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Microsoft Death Star
Gravatar is a globally recognized avatar based on your email address. Microsoft Death Star
  Dec 24, 2020 @ 05:12am

Hi All,
I found the article in the link below to be quite interesting. Recently, I had been pretty annoyed at the Win10 Updates, 1) because they are difficult/impossible to turn off, and 2) because one of the updates had caused issues with RDP Sessions. However, this article points out how Microsoft took action to mitigate the Solarwinds Hackers. I guess there are cases where forced updates are good.

I can't say I understand it all. Just wondering what others think about it.

Gravatar is a globally recognized avatar based on your email address. re: Microsoft Death Star
  Rick Strahl
  Dec 24, 2020 @ 01:39pm

In general I think Windows updates are a necessary evil in our current malware infested computer environment where vulnerabilities are getting attacked on quicker and quicker timeframes. Given the nature of how malware goes around these days you don't want to run unpatched versions of Windows that are vulnerable to known exploits, since that's still the #1 attack vector for malware attacks.

Also, never mind that you might be careful with your machine, but if you connect to a network of other machines (in your household or business) you're still vulnerable. So having up to date software is pretty important IMHO for that singular reason.

I'm not a fan of updates and changes/fixes and I have gotten bit by changed behavior as well. That's going to happen with a piece of software as large as an Operating System and especially Windows. It sucks, but ultimately we have to work around these issues - as a software dev especially anything you see, your customers will also see so even if you decide to abstain - your customers likely are not.

For some broken stuff examples, a recent update changed the default blocked ports Windows is 'reserving' and can't be used to expose via an application that broken Help Builder's default Web preview port. Another update disabled some IIS installed (Microsoft) addin handlers like the Rewrite module. This is all minor stuff, but it still is very annoying and in the case of Help Builder it's breaking the application for all users until they update (or manually change the port).

FWIW, it's no different on Macs, which these days frequently update and make actual (and even advertised) feature changes which is even more galling. Linux let's you control your own update schedule but even there it's strongly recommended you patch to point releases as often as possible to insure there are know attackable vulnerabilities.

In short - I think the pain is worth the benefit of having an up to date less vulnerable machine.

+++ Rick ---

Gravatar is a globally recognized avatar based on your email address. re: Microsoft Death Star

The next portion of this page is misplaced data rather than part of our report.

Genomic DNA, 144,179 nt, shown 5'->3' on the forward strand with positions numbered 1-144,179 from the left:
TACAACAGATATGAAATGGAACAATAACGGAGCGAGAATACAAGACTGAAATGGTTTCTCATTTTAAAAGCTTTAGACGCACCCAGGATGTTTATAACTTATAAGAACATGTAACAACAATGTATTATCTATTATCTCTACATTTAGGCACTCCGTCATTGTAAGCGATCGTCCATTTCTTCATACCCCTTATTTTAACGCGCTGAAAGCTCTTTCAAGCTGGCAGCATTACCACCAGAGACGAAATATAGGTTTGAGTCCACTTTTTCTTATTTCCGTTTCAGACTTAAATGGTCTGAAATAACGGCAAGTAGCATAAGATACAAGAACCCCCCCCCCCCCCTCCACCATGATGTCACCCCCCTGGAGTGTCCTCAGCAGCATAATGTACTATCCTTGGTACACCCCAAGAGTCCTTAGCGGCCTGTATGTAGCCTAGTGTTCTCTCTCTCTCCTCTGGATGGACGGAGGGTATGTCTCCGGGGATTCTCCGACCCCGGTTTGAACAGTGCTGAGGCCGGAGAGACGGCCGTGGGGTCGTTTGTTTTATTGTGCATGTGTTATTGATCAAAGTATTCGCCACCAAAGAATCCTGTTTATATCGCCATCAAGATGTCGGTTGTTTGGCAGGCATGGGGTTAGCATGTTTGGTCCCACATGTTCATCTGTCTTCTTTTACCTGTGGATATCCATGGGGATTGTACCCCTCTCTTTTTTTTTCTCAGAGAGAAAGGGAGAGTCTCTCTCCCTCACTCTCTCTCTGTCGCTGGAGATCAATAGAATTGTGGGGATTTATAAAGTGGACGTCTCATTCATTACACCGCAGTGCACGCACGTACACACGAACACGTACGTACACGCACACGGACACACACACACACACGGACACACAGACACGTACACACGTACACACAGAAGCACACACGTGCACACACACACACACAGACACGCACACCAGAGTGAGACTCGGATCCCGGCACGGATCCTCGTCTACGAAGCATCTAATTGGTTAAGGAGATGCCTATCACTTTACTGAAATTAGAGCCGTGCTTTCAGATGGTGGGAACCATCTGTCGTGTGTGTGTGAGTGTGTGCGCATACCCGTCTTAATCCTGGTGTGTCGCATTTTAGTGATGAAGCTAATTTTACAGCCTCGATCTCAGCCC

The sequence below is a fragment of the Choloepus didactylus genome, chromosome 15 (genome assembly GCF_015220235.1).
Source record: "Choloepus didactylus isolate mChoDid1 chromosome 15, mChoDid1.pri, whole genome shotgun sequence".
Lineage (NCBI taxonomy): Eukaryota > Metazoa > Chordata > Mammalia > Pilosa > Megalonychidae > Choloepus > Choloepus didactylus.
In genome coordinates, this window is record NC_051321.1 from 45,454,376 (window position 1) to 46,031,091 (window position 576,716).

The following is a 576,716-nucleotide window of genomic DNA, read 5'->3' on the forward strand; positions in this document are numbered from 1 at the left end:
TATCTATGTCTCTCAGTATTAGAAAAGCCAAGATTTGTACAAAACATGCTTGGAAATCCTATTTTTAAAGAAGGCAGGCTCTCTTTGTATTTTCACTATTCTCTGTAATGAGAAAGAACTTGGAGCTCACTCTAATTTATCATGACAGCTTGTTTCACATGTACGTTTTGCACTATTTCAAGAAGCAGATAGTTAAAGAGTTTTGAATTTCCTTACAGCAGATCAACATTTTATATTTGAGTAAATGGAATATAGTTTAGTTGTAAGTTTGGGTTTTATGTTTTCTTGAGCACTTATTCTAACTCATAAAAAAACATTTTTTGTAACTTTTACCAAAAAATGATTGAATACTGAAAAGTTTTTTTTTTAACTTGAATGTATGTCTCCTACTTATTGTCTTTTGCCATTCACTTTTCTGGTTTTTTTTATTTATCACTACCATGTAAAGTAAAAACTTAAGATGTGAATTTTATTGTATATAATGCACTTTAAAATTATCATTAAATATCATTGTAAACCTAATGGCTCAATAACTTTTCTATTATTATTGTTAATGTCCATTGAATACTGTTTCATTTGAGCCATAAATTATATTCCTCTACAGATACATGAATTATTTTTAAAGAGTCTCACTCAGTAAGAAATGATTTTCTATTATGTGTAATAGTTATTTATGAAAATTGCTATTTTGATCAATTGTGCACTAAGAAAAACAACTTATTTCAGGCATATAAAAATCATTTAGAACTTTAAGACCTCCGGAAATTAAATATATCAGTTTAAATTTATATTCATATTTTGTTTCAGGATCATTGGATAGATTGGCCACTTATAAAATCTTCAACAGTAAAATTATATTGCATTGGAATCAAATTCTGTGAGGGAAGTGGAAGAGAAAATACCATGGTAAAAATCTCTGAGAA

Jeff L
  Rick Strahl
  Dec 24, 2020 @ 04:46pm

Today, I helped a friend update the firmware on their ASUS router and the wifi and the internet works for everybody, but I cannot login to the router's HTTP web app as Admin. The router is on its own until I can do a factory reset and hopefully install the configuration settings via a CFG file. I just hope the user and password is not Admin and Admin.

Reading the release notes, it doesn't appear to be an important router update to worth risking messing things up. Ugh!


My first real interaction with updates was with FoxPro 1.0 for DOS - I think that's what it was called. It was after Foxbase and I think was the first of its kind for us back then. It really was smoking fast.

I remember having to download "updates" using my AOL account or something (actually CompuServe) ancient like that. At one point, word came out of Toledo or wherever that we should switch back to the August release because the December one was bad.

Gravatar is a globally recognized avatar based on your email address. re: Microsoft Death Star
  Rick Strahl
  Dec 25, 2020 @ 08:02am

Hi Rick,
Yes, I agree. I think this is something we have to deal with because this is the world we live in. While it's annoying when things break due to updates, a recent ransomware infection required lots of work to mitigate. I didn't loose any data and simply rebuilt the computer. In any case, it was not fun. However, it did force me to take a very hard look at security. I was very fortunate in that the infected computer had no mapped drives to any other computers on my network. Otherwise, the infection could have been disastrous and spread to other systems. When I realized what was happening, I immediately disconnected the infected computer from the network and powered it down. Again, I was fortunate in that it had no connections to other computers.

As a precaution, I have always kept my "software development" computers off the internet. This way they are safe from viruses and I worry less about the security of my source code, which I now have about 25+ years invested.

To be honest, the updates from Microsoft and the ransomware infection are keeping me on my toes as I work to mitigate the ongoing challenges. In essence, they are an additional impetus for improving my products, services, and daily operating procedures.

As always, thanks for your insight!


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